Sami Abuhamdeh and his colleagues have shone a light on this understudied paradox of motivational psychology.
The researchers invited 72 undergrads to play a sword-based video game on the Wii console (Speed Slice). The students thought they were playing against the console with the difficulty level occasionally changing in random fashion, but in fact one of the researchers, hidden nearby, was their real opponent. He had obviously spent many hours practising (what a great excuse to play video games at work) and was able to carefully control the closeness of the contests. Occasionally, the games were interrupted and the students answered questions about the experience.
The students enjoyed the game more when they felt they were playing well, but also when they felt a sense of suspense. These factors were relatively independent - students felt most competent when they were well ahead of their opponent, whereas they experienced the most suspense when scores were close. These influences obviously combine in some way, as the students reported the highest enjoyment levels when they were just slightly ahead of their opponent on points.
A second study with a different group of students was similar but this time there were two different games, Speed Slice and Duel, each played twice. The games were manipulated so that one ended in two easy wins, and the other in two close wins. At the end of the study, the students were told there was time for one more game - 69 per cent of them chose the game that they'd only managed to win by a narrow margin. The minority of other students who chose to play the game they'd previously won easily, had tended to say throughout the study that they had greater concerns about performing well. This makes intuitive sense - the thrill of possible defeat is bound to be less appealing when your need to excel is a priority.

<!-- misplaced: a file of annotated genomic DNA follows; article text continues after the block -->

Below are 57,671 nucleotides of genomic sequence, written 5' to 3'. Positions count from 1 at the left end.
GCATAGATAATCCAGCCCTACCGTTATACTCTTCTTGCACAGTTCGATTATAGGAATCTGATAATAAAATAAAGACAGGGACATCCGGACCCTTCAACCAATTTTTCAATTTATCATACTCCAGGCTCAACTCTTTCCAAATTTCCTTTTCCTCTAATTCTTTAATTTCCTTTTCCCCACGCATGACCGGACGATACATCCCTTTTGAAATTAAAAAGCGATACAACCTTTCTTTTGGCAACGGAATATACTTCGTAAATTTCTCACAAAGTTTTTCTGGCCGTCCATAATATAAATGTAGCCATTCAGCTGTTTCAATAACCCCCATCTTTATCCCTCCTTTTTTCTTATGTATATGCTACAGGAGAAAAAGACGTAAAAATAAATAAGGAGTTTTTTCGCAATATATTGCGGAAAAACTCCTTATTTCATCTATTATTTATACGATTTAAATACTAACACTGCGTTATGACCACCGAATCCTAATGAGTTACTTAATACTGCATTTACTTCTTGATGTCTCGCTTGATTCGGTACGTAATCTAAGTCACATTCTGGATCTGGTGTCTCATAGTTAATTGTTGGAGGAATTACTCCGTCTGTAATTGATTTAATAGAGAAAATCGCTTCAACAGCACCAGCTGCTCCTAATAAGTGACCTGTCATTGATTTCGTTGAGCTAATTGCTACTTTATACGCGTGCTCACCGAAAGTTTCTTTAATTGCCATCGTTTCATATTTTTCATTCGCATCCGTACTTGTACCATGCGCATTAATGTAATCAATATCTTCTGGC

On one level, the findings from this research seem very obvious - easy wins are boring whether you're a spectator or a player. Yet the role of suspense in the pleasure of competition has been little studied, and it's neglected by one of the most influential psychological theories that's used to explain intrinsic motivation - "Cognitive Evaluation Theory" - which states that intrinsic motivation is fuelled by our need for competence and autonomy. In fact, as this research documents, "the motive for competence may be trumped by the enjoyment of suspense in some situations."
Abuhamdeh and his colleagues think that the excitement of uncertainty is just as enthralling and important when we participate in competition, as it is when we watch a TV drama or read a thriller. It could also help explain why the psychological experience of "flow" (famously documented by study co-author Mihaly Csikszentmihalyi) - when we become fully and pleasurably immersed in an activity - is most often attained during tasks that are at the limits of our ability. As the researchers conclude, it will be interesting to explore these ideas with a wider range of activities and contexts.
Abuhamdeh, S., Csikszentmihalyi, M., & Jalal, B. (2014). Enjoying the possibility of defeat: Outcome uncertainty, suspense, and intrinsic motivation Motivation and Emotion, 39 (1), 1-10 DOI: 10.1007/s11031-014-9425-2
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Post written by Christian Jarrett (@psych_writer) for the BPS Research Digest.